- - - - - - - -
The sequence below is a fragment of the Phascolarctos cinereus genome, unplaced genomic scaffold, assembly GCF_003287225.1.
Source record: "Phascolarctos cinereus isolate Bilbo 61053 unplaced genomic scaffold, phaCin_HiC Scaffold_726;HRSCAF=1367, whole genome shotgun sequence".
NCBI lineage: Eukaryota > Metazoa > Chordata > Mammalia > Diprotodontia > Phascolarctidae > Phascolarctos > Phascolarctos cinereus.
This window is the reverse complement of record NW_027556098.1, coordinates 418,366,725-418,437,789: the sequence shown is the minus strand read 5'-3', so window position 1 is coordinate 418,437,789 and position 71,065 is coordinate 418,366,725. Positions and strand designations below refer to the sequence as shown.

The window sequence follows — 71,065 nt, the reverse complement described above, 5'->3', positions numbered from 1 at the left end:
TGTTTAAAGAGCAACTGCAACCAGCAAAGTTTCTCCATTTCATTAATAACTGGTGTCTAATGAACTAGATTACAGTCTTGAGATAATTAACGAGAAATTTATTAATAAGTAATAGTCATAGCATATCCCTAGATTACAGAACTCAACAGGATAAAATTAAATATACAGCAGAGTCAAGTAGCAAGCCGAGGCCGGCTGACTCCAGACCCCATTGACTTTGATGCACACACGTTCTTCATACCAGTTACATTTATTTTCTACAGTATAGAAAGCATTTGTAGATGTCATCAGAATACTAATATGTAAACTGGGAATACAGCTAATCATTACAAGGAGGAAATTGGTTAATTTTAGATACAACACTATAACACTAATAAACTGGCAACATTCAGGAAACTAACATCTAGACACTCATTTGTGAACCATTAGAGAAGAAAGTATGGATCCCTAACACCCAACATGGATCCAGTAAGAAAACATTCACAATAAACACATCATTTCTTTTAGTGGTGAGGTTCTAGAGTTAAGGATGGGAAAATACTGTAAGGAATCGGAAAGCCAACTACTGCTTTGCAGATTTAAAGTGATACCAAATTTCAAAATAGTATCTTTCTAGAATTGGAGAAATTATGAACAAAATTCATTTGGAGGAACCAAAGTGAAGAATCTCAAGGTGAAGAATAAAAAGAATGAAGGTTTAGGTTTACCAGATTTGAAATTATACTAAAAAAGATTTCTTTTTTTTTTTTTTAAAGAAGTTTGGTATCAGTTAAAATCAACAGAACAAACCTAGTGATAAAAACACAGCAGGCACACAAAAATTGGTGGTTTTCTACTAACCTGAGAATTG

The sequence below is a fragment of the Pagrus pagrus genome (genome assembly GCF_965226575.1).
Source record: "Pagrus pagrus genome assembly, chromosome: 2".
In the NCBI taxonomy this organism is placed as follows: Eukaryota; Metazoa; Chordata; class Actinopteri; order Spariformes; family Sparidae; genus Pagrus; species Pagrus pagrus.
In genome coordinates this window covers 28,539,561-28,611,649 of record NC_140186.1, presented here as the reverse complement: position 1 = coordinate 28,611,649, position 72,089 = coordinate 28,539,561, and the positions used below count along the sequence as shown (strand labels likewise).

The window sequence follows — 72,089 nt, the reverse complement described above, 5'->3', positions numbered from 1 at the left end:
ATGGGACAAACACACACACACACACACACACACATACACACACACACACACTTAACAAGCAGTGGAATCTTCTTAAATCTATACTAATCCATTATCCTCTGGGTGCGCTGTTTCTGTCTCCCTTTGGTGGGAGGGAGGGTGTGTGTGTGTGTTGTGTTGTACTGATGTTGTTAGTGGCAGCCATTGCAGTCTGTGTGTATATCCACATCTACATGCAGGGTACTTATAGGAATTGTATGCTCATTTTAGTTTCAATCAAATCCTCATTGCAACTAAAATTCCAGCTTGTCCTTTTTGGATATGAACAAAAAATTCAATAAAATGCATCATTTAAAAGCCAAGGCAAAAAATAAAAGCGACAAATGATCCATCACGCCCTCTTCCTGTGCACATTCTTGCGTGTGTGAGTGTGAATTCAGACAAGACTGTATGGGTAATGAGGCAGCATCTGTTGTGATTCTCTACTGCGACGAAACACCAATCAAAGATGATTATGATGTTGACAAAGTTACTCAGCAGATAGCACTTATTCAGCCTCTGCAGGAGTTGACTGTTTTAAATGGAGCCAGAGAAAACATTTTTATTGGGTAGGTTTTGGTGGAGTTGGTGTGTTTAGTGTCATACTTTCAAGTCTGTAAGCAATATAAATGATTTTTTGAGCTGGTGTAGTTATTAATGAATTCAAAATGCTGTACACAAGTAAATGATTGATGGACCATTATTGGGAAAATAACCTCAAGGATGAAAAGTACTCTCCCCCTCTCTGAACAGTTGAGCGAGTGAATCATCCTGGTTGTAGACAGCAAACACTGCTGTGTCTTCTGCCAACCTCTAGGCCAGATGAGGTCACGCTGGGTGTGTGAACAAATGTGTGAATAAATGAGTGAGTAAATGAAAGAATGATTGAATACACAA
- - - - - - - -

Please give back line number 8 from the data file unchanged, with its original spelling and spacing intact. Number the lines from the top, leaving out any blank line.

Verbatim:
Source record: "Pagrus pagrus genome assembly, chromosome: 2".